There are a few unpaved roads out of Nome (granted they don’t lead to any bigger civilization), and today I got to go on a field trip with the other new doctor Tim and his lovely wife Sarah Miller, we went East along the coast to Council “City”. This was the first thing we saw on our road trip this morning:
The drive was stunningly beautiful with the tundra painted with oranges, reds, greens with a backdrop of blue mountains and blue streams running through it. I learned today that along here (the Safety Sound) is a bird-watchers paradise, with rich wetlands throughout the tundra. Also, this where the Bering Land Bridge used to connect this continent to Russia! And last, but not least, this is where the home stretch of the Iditarod trail passes before ending in Nome.
We got to see the train going to nowhere:
On the sign in front of the train: “Rusting Legacy. These locomotives and flat cars are remnants of the unsuccessful attempt to build a railroad to gold mines near Council City. the locomotives began service on elevated railways of New York City, then became the workhorses of the Council City and Solomon River Railroad (CC&SRR) in 1904. The great storm of 1913 destroyed the Solomon River Railroad bridge, stranding them here.”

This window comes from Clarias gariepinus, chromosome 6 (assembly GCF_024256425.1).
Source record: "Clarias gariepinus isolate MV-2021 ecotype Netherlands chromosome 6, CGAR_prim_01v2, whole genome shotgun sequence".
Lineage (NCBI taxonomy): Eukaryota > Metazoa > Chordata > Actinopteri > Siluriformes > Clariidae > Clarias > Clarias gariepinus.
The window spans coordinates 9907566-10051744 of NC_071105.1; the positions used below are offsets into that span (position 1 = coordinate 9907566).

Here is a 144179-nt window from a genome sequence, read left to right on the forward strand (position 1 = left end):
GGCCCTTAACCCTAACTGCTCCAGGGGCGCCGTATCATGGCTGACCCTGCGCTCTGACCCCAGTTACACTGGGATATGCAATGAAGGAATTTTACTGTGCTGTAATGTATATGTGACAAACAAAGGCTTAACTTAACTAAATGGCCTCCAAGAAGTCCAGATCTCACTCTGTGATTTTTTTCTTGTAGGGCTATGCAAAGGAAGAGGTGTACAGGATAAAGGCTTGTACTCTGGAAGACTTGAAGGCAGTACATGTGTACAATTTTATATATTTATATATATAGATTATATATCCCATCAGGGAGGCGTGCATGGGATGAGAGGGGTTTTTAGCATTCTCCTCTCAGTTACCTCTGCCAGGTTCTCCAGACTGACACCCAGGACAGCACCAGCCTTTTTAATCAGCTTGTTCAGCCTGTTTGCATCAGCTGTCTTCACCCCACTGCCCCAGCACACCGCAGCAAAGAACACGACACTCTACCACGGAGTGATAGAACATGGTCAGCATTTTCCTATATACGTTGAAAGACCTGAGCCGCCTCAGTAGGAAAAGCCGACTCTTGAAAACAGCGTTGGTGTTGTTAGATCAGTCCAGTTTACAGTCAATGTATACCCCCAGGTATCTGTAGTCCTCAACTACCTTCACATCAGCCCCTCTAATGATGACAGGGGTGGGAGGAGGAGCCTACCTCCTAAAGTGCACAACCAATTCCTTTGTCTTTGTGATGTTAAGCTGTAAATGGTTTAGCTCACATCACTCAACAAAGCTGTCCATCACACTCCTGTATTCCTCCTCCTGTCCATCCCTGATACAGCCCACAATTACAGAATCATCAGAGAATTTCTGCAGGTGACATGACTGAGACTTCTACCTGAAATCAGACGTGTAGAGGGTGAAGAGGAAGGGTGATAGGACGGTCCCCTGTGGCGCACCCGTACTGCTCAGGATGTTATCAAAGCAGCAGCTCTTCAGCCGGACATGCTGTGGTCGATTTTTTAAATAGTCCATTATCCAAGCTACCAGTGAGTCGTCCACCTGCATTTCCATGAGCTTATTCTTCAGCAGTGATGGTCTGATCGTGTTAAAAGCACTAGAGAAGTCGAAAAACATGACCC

Then we chanced upon a herd of musk-ox. They wouldn’t let us get very close, which is probably for the better.
Two of the larger musk-oxen.
There is a lot of road work, which seems surprising out here, but I guess no place is immune to summer road construction. My friend in Anchorage (Kieara) told me a joke that there are four seasons in Alaska: Winter, Winter, Winter and Construction.
We stopped a few places along the way, just to enjoy the jaw-droppingly beautiful scenery.
And then we arrived at Council City, now a small end-of-the-road village, that used to be a city with up to 15,000 inhabitants during the late1890s, but most of them moved to Nome around 1900 when more bigger, better gold was found. Part of the town is perched on a rocky bank overlooking the river and the sandbar, where we picnicked.
Standing in the river in front of the town. I love my Bogs boots (a warmly insulated, waterproof must-have for Alaska)!
Around here we saw a lot of these outboard jet motors, since the rivers are so shallow–just like we used to have on our river in New Guinea!